Following a massive of spike of cases in the south-east of England and the discovery a new strain of Covid-19 believed to be 70% more infectious, a number of countries have shut their borders to the UK since the weekend.
Among them is key trade partner France, which on Sunday night announced a 48-hour air, rail and sea travel ban, including on accompanied freight, to allow time to establish a new protocol with EU members for allowing movement from the UK.
Paris was due to decide today whether to lift the ban, which has caused delays on trade routes between the two countries, and was calling for a strict testing regime to be introduced.
The disruption could be compounded by a potential no-deal Brexit on 1 January, with EU and UK negotiators still struggling to finalise a new trade deal.
Concerns are growing that the disruption could lead to shortages of vital supplies such as food and medicine, including Covid-19 vaccines.
But both SandpiperCI, which runs Morrisons Daily, Iceland and Marks & Spencer in the Channel Islands, and Waitrose moved to reassure their customers they would have the food they want for Christmas.
A spokesman for SandpiperCI said that the firm had been liaising with the Government of Jersey for more than a year on supply-line issues, due to concerns over Brexit.
‘Sandpiper’s UK-based suppliers and producers are also in constant contact with UK authorities, UK suppliers, haulage firms and CI shipping and freight companies,’ he said.
‘Considerable planning has already been undertaken and all supply-chain elements are as ready as they can be without knowing the specific details of any travel bans that might affect cross-Channel haulage between France and the UK, or any potential Brexit deal or no deal.’
He added: ‘Clearly, everyone is waiting for the outcome of whether a travel ban is prolonged or not, and whether a deal is agreed or not. Sandpiper’s supply chains are resilient and able to cope with short-term availability issues. Once the current situation becomes clearer, further operational decisions can be made to ensure the smooth transfer to any new conditions or arrangements.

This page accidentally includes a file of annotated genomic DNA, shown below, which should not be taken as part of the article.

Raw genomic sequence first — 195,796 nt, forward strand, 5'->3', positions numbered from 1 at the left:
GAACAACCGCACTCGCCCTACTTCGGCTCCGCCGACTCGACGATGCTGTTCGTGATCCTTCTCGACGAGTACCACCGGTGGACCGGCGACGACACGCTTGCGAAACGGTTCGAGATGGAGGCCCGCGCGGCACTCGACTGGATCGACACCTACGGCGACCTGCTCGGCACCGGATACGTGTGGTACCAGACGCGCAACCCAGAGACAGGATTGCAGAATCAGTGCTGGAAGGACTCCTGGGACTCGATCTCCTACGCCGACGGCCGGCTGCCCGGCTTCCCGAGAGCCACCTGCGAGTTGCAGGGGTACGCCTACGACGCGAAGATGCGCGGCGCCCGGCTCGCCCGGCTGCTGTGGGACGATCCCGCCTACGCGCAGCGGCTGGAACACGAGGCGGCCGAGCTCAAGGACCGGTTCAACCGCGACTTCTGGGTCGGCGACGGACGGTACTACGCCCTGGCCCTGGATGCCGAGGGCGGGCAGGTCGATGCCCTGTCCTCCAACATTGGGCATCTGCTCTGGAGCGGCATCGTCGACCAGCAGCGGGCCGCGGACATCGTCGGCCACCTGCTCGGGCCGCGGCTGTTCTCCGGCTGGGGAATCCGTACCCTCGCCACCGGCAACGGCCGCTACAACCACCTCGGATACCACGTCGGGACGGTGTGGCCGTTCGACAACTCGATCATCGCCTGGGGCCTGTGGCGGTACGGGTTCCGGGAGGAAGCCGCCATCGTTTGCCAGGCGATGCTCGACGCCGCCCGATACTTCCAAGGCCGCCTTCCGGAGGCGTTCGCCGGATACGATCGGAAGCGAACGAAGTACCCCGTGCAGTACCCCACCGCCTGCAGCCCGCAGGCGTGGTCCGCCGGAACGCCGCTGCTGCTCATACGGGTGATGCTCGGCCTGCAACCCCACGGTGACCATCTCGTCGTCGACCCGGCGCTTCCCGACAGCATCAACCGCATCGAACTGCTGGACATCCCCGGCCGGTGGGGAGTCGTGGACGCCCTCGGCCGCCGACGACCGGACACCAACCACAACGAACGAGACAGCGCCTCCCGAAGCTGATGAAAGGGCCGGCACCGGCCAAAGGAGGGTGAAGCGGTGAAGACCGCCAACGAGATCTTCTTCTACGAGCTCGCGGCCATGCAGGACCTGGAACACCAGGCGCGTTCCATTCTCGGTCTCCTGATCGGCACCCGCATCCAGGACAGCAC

‘Finally, there are not expected to be any issues with the availability of Christmas food over the coming days.’
A spokeswoman for Waitrose also said the matter was being monitored, but confirmed that its supermarkets would be properly stocked for Christmas.
‘We are working with our suppliers to understand the implications of the decision by French authorities as well as the potential protocol,’ she said.
‘We already have the vast majority of our festive food – so our customers will be able to get what they need for Christmas.’
Meanwhile, the Channel Islands Co-operative Society was due to hold an emergency meeting on the matter late yesterday afternoon.
Other countries that have banned travel from the UK include Ireland, Spain, Poland, Italy and Germany, with the list continuing to grow.
Condor said that the delivery of freight from Portsmouth to the Channel Islands would not be affected by the travel ban.
Steve Champion-Smith, the company’s freight director, said that most freight delivered to the Island came from the UK and vital supplies like food and medicine were ‘unaccompanied’.
Mr Champion-Smith said that freight deliveries would continue as usual, aided by the additional temporary deployment of the Arrow vessel.
‘We are highly unlikely to encounter issues with deliveries to the Islands due to the recently imposed border restrictions as the vast majority of the freight supply chain is UK-originating,’ he said.
‘All food and medicines are brought in as unaccompanied freight and the ban on drivers and movements of people to and from France does not impact on us. A large amount of the stocks destined for Christmas is already in the islands.
‘Our freight movements will continue as planned on a daily basis and we have a chartered vessel – the Arrow – scheduled to operate additional sailings.’
Charlie Gallichan, who runs Woodside Logistics, said that he felt there would be no panic and the Island was well prepared for any disruption.
‘Local businesses have done a good job preparing themselves for pre-Brexit and for pre-Christmas,’ he said.
‘I think the supermarkets are very well prepared. The biggest risk is probably there are about 5,000 artic lorries parked up [near Dover] and they could head westward trying to find another way to reach the continent.
‘There could be some disruption that way, but Jersey lorries will have passes meaning they should be able to slip any queues if there are any. I don’t think there’s any risk of panic.
‘Condor also have an additional vessel on at this time, so they have three boats instead of two.’